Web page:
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The History of Maritime Piracy

Cindy Vallar, Editor & Reviewer
P.O. Box 425, Keller, TX  76244-0425

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Books for Pirate Apprentices and Young Adults

Cover Art: Misty Gordon and the Mysery of the Ghost
The Book of Pirates: A Guide to Plundering, Pillaging and Other Pursuits
By Jamaica Rose and Captain Michael MacLeod
Gibbs Smith, 2010, ISBN 978-1-4236-0670-3, $12.99

Another book on pirates? Yes, that was my initial reaction to The Book of Pirates, but knowing Jamaica Rose and Captain Michael, I plunged into this book and was pleasantly surprised. It’s not just another overview of pirates and piracy – far from it. As the introduction states:
This book contains everything a young buccaneer needs to advance from landlubber to an accomplished Sea Rover. We promise you the start of the adventure of a lifetime.
We’ll give you advice on how to:  
  • Make the proper costume choices to be “piratically” fashionable.
  • Find just the right pirate name.
  • Make and wield your cutlass.
  • Get that proper fearsome look of a buccaneer, complete with a wicked scar or two. (8)
The basic history of pirates, especially in the Caribbean, and how they worked is presented, but The Book of Pirates is an activity book that provides pirate apprentices with the knowledge and tools they need to assume pirate personae. The goal is for the reader to have fun while learning, as demonstrated in the first chapter, “Pirate Facts and Fiction,” with Cap’n Michael’s true or false quiz. This chapter also includes a time line of piracy from 1176 BCE through 2009 along the bottom of the pages. Later, “Coins of the Spanish Empire” are highlighted and explained. An index rounds out the book.
Scattered throughout the narrative are black-and-white illustrations and boxes of piratical words that are defined. While some famous pirates are illuminated, others are ones often forgotten or glossed over in other tomes. From time to time boxes highlight “Pirates in the Movies” and websites to visit that have ties to piracy. Also included is a rather extensive list of terms for pirates with their definitions. Full-page diagrams show how pirates (Edward England, Stede Bonnet, and Blackbeard) dressed. Diagrams depicting various parts accompany the weapons showcased in “Sharp Pointy Things and Things that Go Ka-Boom!” This chapter also contains steps for basic sword drill and safety rules for stage combat. Another noteworthy addition is the “Pirate Insult Kit” that is similar to George Choundas’ The Pirate Primer, but on a much smaller scale. If I have one complaint about this book, it’s the type size. Hopefully, younger pirate eyes won’t be quite so challenged.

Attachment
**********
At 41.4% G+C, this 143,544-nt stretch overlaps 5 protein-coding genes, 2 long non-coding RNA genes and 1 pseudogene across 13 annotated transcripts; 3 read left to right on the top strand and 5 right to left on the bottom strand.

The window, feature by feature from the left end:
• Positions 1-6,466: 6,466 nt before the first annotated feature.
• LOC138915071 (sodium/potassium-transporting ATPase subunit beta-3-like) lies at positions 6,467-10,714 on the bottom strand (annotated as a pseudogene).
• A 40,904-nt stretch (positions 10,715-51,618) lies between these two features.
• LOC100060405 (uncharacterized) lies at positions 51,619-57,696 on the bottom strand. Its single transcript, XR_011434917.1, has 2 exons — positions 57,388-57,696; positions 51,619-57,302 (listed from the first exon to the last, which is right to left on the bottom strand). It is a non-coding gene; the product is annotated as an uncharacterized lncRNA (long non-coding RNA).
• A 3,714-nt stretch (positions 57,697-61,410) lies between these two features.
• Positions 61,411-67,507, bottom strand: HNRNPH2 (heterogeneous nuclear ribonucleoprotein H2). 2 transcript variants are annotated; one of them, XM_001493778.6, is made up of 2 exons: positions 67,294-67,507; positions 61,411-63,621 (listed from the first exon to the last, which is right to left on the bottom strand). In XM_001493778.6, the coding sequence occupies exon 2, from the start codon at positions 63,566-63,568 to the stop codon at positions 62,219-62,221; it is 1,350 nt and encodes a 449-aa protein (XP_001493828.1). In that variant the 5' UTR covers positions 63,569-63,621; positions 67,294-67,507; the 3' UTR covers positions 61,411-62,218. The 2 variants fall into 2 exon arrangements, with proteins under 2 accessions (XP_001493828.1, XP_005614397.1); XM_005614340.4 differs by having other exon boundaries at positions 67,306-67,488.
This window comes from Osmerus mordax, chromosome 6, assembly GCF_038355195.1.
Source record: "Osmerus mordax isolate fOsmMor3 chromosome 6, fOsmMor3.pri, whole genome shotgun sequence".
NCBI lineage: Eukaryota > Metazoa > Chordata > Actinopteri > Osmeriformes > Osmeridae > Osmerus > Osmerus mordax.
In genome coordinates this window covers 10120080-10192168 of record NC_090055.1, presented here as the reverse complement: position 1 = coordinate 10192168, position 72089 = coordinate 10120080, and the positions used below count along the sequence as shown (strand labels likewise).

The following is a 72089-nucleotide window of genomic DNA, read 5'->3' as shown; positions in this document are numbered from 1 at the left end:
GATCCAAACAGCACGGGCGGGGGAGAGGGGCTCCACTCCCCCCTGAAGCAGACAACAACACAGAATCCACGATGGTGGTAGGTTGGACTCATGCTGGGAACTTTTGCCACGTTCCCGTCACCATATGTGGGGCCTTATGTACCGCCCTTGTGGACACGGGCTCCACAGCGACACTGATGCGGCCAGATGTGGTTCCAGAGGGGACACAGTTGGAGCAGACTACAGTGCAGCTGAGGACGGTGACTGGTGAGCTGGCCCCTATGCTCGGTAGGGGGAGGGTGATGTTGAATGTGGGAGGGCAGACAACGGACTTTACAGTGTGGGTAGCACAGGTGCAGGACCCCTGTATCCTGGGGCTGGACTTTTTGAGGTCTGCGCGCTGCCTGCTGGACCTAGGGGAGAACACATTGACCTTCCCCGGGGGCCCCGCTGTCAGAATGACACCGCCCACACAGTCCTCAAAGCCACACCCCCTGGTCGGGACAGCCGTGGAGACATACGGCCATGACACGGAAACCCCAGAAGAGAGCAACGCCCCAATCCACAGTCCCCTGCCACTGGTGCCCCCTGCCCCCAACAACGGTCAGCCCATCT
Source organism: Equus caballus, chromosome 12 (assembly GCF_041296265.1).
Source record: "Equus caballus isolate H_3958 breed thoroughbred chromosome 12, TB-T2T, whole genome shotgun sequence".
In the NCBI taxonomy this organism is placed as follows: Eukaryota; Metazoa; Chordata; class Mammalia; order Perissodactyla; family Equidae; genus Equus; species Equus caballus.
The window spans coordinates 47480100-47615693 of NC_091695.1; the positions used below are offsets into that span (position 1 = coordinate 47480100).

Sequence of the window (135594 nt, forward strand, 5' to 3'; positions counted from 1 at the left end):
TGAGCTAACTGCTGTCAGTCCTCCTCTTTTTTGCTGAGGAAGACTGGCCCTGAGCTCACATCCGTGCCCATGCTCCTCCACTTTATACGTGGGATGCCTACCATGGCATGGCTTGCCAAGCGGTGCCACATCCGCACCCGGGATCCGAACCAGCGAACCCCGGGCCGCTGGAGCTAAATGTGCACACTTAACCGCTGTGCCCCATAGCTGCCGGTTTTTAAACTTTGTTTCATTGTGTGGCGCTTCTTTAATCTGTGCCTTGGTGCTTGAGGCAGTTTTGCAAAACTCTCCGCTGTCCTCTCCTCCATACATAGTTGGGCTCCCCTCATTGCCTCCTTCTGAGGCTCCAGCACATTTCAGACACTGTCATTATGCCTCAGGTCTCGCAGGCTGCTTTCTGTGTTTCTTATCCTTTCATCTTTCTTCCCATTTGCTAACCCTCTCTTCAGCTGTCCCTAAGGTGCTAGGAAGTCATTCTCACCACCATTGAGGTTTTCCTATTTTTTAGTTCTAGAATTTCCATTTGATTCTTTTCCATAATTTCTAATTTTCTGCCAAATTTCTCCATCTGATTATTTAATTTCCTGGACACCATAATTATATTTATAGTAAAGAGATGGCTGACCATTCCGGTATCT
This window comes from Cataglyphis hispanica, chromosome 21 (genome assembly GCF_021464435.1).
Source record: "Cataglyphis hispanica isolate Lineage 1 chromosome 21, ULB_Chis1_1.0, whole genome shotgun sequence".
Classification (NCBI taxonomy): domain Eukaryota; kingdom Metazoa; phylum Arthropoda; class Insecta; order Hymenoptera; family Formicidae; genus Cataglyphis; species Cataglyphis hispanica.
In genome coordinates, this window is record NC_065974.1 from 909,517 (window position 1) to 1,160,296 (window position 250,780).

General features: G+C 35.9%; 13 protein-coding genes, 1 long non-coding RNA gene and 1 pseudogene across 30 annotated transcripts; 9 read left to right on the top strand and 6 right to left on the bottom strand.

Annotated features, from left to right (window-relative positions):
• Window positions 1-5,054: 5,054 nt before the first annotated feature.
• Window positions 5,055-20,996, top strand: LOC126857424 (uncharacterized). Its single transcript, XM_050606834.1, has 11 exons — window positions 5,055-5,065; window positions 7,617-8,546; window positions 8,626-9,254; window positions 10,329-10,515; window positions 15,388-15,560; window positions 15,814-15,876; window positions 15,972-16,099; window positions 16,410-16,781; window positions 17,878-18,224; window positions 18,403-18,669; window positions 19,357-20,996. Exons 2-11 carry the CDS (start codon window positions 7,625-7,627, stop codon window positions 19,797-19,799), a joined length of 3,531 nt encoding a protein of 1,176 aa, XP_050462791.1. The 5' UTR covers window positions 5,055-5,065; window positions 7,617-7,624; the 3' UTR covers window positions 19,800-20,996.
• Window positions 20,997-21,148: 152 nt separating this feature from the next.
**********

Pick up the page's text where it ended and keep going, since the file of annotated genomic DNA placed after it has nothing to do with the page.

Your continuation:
Perhaps the gems within this volume, however, are the activities, most of which aren’t found in other activity books of this type. Known as “Pastimes for Scurvy Dogs,” these include:
Writing Yer Own Rules
Using a Message in a Bottle
Bobbing for Bottles
There’s a Pirate in Your Closet
Behind Every Scar is a Really Good Story: Special Effects Makeup
Make Yer Own Foam Cutlass
Finding Yer Inner Pirate
Making Antique Paper for Maps, Messages, and More!
Invite Yer Crew
Open the Treasure Chest
Treasure Hunt
Makin’ Yer Own Treasure Chest
Leave the Treasure to Us
A Black Flag Would Be as Good as Fifty Men
Flying Yer Colors
Drat! They’re Rats!
Belly Timber: How Do You Feed a Crew of Hungry Pirates?
Rolling the Bones
Makin’ Yer Own Sweat-cloth Game
The authors also include several food recipes to try: Make Yer Own Cannonballs, Traditional Hardtack, Jerk Pork, Watermelon Pirate Ship, Limeade Grog, and Blackbeard’s “Gunpowder and Rum” Punch. To really liven up the party, you’ll find some “Pirated Riddles” to try out on your friends.
Jamaica Rose – alias Christine Markel Lampe and her husband, Cap’n Michael, are eminently qualified to write about pirates, for they’ve been publishing No Quarter Given for fifteen years and are founding members of the Port Royal Privateers. Whether a pirate apprentice or an older landlubber seeking to join the brethrens’ ranks, readers will find The Book of Pirates a worthy sea chart for navigating their way into shark-infested pirate waters.

About the Authors
Jamaica Rose, also known as Christine Markel Lampe, was "kidnapped" by pirates in 1988 when a friend invited her on a pirate cruise. She met her husband, Captain Michael MacLeod aka Michael Lampe, on that first voyage, and they've been pursuing the piratical life ever since. For many years they published No Quarter Given, a magazine on all things pirate, and are founding members of the Port Royal Privateers. They live in Southern California.

Review Copyright ©2010 Cindy Vallar

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